On Saturday, August 29, the Central Arkansas Scale Modelers set up a display table at the River City Comic Expo, which was held at the Statehouse Convention Center. Members working the table included Rusty Nail, Matt Bond, Ron Leker, Tom Brown, and me. For this display, we focused on model subjects that included sci-fi, fantasy, anime, horror, and gaming, to fit the theme of the convention and the interest of the attendees. The display also included works by Jeffrey Griffin and Chris Luna, and Rusty brought a bust painted by Amazing Figure Modeler writer Rick Cantu. Dave Stillwell made a surprise visit, and hung out with us for a while, as well.
The convention featured close to 100 vendors and around 30 publishers, artists, and a few actors. There was a large area set up for table top gaming, and presentations and panels were held throughout the day. A cosplay contest was one of the final events of the show.
At last report from the River City Comic Expo Facebook page, well over 4,000 people attended the convention, and they are still counting ticket sales! These numbers do not include children under 12, who attend free. Needless to say, the place was packed with people. Almost everyone that passed our booth at least took a moment to look over the display. While we didn’t keep track of it, I would conservatively estimate that somewhere between 200 and 300 people stopped to talk to us about the models and the club, and most of those picked up a Sproo-Doo flier and/or a CASM business card.
Of the many people we spoke with, several had built models years ago and hoped to one day get back into the hobby. There was one gentleman who showed up the scar on this leg from an accident while stretching a piece of sprue over a candle. I spoke with a stay-at-home mother who wanted to learn how to paint figures. There were several gamers (Dungeons & Dragons, Warhammer, etc.) who wanted to learn how to make their game pieces look better. Other interests included sculpting and using 3D printing for model applications. Perhaps best of all, we talked a few people who had wanted to try modeling but didn’t even know where to begin.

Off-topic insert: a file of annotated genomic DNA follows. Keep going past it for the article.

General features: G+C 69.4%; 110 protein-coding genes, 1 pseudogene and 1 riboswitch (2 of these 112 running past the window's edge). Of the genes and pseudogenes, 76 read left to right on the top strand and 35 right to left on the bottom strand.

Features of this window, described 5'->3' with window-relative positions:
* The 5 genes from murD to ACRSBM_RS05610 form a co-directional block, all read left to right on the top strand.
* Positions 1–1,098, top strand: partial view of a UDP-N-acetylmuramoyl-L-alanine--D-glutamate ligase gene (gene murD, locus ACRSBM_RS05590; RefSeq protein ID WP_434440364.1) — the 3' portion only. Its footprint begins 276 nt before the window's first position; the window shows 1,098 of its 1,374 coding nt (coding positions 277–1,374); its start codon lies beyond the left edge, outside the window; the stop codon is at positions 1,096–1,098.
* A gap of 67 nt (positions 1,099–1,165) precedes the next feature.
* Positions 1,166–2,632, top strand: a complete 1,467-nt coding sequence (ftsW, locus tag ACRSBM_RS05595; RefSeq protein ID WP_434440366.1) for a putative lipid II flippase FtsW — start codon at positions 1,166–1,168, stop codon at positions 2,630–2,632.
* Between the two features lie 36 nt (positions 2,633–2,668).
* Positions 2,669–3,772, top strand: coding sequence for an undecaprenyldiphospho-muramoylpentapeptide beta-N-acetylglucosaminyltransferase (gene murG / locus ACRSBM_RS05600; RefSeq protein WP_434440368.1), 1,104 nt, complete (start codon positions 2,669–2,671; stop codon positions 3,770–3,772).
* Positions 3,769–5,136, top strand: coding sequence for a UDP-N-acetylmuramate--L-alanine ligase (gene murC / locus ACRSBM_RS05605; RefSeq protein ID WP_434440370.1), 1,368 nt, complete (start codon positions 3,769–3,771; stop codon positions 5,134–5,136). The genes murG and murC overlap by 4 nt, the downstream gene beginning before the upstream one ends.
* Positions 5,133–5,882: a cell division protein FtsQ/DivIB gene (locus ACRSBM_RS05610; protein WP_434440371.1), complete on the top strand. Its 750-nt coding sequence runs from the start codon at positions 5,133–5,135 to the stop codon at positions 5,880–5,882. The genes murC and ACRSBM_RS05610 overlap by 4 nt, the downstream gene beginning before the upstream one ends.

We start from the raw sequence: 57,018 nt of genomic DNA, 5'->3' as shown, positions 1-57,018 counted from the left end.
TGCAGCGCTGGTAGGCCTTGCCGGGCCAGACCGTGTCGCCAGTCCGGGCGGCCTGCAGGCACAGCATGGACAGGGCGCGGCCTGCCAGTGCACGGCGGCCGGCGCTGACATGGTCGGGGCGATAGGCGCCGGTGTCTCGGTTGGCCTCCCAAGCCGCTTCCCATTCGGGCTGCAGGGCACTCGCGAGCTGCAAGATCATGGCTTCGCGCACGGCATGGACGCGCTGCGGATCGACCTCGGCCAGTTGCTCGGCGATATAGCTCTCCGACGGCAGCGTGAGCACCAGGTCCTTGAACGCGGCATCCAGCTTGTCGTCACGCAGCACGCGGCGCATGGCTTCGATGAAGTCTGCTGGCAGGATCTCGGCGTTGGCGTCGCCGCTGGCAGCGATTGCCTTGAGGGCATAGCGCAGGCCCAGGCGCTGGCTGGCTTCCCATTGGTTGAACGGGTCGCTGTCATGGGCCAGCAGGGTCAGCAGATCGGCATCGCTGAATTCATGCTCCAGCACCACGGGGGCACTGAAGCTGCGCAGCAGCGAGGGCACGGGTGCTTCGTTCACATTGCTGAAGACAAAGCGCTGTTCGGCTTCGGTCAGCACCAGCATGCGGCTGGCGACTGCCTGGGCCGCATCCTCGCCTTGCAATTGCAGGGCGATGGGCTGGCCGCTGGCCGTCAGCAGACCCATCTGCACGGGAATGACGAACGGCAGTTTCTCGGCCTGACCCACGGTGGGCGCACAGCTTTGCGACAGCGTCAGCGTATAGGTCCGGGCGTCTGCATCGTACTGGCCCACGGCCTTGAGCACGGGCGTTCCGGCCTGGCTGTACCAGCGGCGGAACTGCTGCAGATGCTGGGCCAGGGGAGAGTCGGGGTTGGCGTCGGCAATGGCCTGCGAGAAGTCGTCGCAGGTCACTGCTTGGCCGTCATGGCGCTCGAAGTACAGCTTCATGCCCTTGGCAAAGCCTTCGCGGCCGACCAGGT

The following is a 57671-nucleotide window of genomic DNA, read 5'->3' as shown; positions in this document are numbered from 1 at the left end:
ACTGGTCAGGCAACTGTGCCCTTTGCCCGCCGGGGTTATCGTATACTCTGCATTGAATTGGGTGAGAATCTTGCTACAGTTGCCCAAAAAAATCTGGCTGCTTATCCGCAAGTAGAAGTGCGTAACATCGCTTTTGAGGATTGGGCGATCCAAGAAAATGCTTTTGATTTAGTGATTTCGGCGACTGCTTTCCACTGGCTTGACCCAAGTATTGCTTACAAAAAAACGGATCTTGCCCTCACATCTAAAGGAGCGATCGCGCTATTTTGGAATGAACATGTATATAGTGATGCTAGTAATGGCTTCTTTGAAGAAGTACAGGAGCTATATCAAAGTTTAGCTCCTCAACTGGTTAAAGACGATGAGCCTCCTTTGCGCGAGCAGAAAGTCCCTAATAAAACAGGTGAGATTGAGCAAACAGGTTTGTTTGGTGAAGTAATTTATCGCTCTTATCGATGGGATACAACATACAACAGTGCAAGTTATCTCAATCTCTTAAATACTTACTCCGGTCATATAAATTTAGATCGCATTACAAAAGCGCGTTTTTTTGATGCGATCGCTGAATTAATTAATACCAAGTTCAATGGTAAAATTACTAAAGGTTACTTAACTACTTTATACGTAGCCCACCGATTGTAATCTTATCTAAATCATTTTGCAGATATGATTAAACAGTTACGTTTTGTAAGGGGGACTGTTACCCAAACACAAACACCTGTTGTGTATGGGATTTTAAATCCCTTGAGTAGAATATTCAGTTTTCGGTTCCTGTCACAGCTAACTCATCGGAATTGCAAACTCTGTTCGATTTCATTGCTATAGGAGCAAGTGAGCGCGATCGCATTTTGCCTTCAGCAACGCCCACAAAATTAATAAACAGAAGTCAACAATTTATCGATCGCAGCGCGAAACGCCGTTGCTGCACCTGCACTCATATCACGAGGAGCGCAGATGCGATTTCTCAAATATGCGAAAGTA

Several of the kids also were excited to see the work. For the ones that were a little older, we planted the idea that they could one day build models. One mother introduced her youngest son, and told us that he had started a couple of models but hadn’t finished them yet. We told her that he was obviously an advanced modeler! While we did have a few minor incidents of children getting a little too excited and trying to grab the models, most parents were very good about keeping an eye on their kids, and no models were damaged. Rusty called our display “the nervous parent table.”
It was interesting to us to see which models caught people’s attention. Ron’s Babylon 5 Starfury was the big hit of the day. The Battlestar Galactica pieces by Matt and Jeffrey were also very popular. Anime fans were drawn to Tom’s figures, and horror fans liked his Spike bust and Rusty’s Friday the 13th bust. The gaming guys loved Chris’s Warhammer figures, and my Mach 5 received several compliments, as well.
Overall, this display was a very positive undertaking for CASM. Never before have we gotten this kind of exposure from a single event. Will we get new members? Will more spectators attend the Sproo-Doo? Will more modelers join our Facebook group? Only time tell, but we did make a lot more people aware of our existence, and plant a few seeds of interest in our hobby. Whether the people we spoke are ready to start building today or a year from now, they at least know that we are here to help. All of us that were in attendance felt it was a great event, and have already started discussing what we can do better next year!
By Brent Bristow